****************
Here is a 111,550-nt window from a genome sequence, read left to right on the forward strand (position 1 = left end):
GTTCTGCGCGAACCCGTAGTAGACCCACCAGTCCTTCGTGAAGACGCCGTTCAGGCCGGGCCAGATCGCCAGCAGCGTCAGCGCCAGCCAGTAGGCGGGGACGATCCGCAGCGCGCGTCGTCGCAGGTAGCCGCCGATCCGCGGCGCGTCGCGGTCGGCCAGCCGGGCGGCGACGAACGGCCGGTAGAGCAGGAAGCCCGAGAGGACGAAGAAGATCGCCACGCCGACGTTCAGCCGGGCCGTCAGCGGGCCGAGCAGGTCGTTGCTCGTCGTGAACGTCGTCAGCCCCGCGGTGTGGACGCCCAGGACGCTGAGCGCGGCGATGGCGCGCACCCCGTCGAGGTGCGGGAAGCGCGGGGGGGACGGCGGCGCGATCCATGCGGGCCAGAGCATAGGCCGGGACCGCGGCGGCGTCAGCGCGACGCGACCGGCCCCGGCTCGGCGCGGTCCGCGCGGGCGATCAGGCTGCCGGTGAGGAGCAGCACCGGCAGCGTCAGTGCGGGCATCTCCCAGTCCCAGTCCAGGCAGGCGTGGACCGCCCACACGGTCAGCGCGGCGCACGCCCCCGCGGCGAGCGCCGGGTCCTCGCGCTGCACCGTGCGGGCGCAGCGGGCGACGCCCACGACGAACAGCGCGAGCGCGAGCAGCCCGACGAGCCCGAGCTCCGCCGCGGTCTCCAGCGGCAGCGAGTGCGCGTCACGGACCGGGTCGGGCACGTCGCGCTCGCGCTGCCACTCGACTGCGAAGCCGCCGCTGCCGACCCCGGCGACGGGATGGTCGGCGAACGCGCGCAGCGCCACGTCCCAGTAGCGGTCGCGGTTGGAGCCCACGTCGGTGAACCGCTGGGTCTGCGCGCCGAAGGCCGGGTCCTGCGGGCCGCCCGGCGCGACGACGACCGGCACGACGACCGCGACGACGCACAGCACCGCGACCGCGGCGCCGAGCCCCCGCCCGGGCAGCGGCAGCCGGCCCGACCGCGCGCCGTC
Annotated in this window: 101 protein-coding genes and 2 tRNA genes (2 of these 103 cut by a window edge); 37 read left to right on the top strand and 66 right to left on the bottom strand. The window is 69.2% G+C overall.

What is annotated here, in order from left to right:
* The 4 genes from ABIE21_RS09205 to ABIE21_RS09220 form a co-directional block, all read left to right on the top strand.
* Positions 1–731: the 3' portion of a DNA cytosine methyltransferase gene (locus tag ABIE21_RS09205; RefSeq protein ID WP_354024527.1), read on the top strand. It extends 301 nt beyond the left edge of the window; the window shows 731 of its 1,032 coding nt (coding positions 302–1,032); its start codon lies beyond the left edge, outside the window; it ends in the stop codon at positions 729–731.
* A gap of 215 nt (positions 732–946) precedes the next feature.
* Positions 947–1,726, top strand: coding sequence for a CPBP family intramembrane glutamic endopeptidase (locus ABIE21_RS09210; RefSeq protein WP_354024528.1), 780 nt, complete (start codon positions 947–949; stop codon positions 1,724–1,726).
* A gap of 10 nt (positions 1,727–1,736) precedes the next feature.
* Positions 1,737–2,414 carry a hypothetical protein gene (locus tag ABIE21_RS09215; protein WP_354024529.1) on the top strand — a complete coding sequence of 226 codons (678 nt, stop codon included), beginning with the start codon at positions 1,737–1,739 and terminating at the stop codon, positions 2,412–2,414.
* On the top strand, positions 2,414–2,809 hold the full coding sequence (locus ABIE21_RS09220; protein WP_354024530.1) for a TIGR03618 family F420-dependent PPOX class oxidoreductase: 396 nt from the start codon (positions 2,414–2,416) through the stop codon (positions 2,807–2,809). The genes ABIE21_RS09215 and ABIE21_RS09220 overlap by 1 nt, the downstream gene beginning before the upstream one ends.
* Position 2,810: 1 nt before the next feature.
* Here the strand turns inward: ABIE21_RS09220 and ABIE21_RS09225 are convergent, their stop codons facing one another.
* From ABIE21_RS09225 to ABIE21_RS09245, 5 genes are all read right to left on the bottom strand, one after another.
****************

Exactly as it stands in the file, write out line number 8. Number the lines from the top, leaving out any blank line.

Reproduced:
* Positions 947–1,726, top strand: coding sequence for a CPBP family intramembrane glutamic endopeptidase (locus ABIE21_RS09210; RefSeq protein WP_354024528.1), 780 nt, complete (start codon positions 947–949; stop codon positions 1,724–1,726).